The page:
In a world where addiction to smartphones has become a norm, couples may now have to choose between saving their marriages by applying self-control or moving on happily ever after with electronic gadgets.
Image: Say no to divorce; apply self control on smartphones addiction.
A report says addiction to smartphones has crashed a marriage after the bride was divorced by her husband on their wedding night.
His reason cannot be far-fetched, the newly married wife was more interested in chats with friends instead of letting him test the waters in bed.
The event occurred following a successful wedding ceremony between one Saudi couple.
After an exhausting wedding proceedings, the bride and groom reportedly went back to their hotel room in Manama, Bahrain. “Oh, what a night!” The man must have hoped but that was not to be.
The new wife spoiled the night by ignoring the man’s advances for sex. Worse still, she never stopped texting friends with all attention and smiles. What a woman! Forgive her, if she was a fan of “the delay tactics”.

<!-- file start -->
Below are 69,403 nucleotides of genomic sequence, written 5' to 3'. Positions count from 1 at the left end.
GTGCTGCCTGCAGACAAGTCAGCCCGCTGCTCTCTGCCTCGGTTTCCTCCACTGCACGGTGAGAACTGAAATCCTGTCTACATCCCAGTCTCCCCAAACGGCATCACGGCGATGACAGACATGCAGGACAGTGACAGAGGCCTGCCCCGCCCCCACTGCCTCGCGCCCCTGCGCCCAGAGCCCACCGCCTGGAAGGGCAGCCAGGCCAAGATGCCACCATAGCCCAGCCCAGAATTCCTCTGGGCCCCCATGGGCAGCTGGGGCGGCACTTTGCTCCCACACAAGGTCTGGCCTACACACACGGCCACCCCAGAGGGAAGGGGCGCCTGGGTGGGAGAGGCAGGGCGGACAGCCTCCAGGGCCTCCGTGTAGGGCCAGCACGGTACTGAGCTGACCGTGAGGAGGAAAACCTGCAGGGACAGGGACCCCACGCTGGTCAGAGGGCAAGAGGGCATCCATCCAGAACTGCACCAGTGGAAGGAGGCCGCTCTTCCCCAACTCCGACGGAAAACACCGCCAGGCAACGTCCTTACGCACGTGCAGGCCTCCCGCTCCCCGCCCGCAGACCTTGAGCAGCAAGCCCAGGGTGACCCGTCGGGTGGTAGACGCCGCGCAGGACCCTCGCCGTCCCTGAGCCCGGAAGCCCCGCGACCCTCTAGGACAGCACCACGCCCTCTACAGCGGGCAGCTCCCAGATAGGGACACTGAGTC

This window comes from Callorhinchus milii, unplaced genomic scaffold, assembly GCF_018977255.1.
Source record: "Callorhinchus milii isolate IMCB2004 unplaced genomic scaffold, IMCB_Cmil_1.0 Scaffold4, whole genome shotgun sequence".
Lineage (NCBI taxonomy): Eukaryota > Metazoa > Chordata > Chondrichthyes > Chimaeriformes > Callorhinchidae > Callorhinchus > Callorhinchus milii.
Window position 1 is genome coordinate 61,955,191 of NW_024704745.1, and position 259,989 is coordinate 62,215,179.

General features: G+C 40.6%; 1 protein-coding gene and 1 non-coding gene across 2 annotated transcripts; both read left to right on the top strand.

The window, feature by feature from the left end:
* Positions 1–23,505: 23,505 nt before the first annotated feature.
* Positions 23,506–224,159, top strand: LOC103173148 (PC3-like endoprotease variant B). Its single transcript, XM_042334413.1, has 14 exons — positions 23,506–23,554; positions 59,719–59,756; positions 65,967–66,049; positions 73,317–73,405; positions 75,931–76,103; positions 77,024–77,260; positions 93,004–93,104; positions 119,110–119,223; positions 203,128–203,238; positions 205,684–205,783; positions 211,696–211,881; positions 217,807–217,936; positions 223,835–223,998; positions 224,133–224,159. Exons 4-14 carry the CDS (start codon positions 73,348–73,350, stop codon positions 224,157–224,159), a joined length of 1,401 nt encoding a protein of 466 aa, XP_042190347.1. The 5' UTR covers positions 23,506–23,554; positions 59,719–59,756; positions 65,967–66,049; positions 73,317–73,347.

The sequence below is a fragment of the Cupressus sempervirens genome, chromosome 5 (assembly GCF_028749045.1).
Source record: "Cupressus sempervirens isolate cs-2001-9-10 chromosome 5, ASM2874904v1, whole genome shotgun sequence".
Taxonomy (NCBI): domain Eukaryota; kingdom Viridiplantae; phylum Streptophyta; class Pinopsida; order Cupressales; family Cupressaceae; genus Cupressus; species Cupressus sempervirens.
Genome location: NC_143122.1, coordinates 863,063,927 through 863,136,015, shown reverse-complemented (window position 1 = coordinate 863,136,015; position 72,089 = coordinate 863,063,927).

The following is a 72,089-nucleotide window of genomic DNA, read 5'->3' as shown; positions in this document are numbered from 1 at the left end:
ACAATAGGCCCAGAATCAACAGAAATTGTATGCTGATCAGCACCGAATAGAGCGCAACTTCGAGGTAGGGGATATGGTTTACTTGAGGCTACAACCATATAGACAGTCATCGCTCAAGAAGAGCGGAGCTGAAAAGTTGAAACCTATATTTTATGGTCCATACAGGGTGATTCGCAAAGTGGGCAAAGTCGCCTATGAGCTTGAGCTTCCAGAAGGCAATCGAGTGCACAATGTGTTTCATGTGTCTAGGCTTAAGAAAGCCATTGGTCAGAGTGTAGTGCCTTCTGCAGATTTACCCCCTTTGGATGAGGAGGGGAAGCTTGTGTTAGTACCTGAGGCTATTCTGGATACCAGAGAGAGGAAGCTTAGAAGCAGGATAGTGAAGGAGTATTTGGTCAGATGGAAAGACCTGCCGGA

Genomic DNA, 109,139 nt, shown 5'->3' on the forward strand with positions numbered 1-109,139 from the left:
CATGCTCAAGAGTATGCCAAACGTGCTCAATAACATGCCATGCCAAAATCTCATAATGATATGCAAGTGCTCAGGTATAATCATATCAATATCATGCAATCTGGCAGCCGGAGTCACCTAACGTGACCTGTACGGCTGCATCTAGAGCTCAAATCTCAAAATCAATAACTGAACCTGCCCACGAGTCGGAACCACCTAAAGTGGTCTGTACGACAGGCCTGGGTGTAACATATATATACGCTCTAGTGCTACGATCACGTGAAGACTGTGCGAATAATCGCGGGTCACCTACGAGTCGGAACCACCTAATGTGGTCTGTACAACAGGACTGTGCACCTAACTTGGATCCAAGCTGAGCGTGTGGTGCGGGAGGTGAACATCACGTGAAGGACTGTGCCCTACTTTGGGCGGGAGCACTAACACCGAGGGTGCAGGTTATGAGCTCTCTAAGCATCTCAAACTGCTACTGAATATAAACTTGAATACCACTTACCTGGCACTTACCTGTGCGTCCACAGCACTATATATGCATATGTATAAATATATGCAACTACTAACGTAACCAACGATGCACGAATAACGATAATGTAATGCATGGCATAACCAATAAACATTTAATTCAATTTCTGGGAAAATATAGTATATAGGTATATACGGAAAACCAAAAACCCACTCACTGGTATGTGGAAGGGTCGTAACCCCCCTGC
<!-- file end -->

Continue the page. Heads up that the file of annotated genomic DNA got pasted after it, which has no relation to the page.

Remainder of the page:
But it turned out she had a different game plan. She never wished to have sex though the reason remains a mystery.
A relative told the Saudi daily Al Watan that the groom asked her to stop texting but she refused to heed the warning. Unexpectedly, she became very angry.
Maybe, it’s part of women’s rights to say no to sex, on a wedding night, without good reasons. Or just an acceptable behavior in that part of the world.
The relative added: “When he asked her if her friends were more important than he was, the bride answered that they were.”
According to the report, in the ensuing heated argument, the groom told his bride he was divorcing her and left the hotel room.
The source continued: “A divorce case was filed and the court referred it to the Reconciliation Committee to assess if the newly-weds could be reconciled.
“But the the groom refused to withdraw the case and insisted on the divorce.”
A Saudi lawyer warned against the alarmingly growing divorce rate among among newly-weds which he said stands around 50 per cent.
Ahmad Al Maabi told Gulf News: “Misunderstandings, differences in views and the easy approach to marriage without a deep appreciation of the responsibilities are among the major causes for divorce among young people.
“Marriages are bound to fail when there are no robust foundations or trust.”